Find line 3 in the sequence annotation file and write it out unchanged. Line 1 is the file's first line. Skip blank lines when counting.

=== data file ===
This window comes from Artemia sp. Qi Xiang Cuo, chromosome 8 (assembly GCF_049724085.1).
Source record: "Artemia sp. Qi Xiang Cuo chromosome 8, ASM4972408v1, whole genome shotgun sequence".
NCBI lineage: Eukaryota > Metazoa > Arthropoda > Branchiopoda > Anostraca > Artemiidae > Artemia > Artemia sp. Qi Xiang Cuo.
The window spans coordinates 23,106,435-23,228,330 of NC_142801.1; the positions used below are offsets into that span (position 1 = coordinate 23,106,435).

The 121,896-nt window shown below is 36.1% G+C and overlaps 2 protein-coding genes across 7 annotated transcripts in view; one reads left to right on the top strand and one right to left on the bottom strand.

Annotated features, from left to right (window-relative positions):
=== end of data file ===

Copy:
NCBI lineage: Eukaryota > Metazoa > Arthropoda > Branchiopoda > Anostraca > Artemiidae > Artemia > Artemia sp. Qi Xiang Cuo.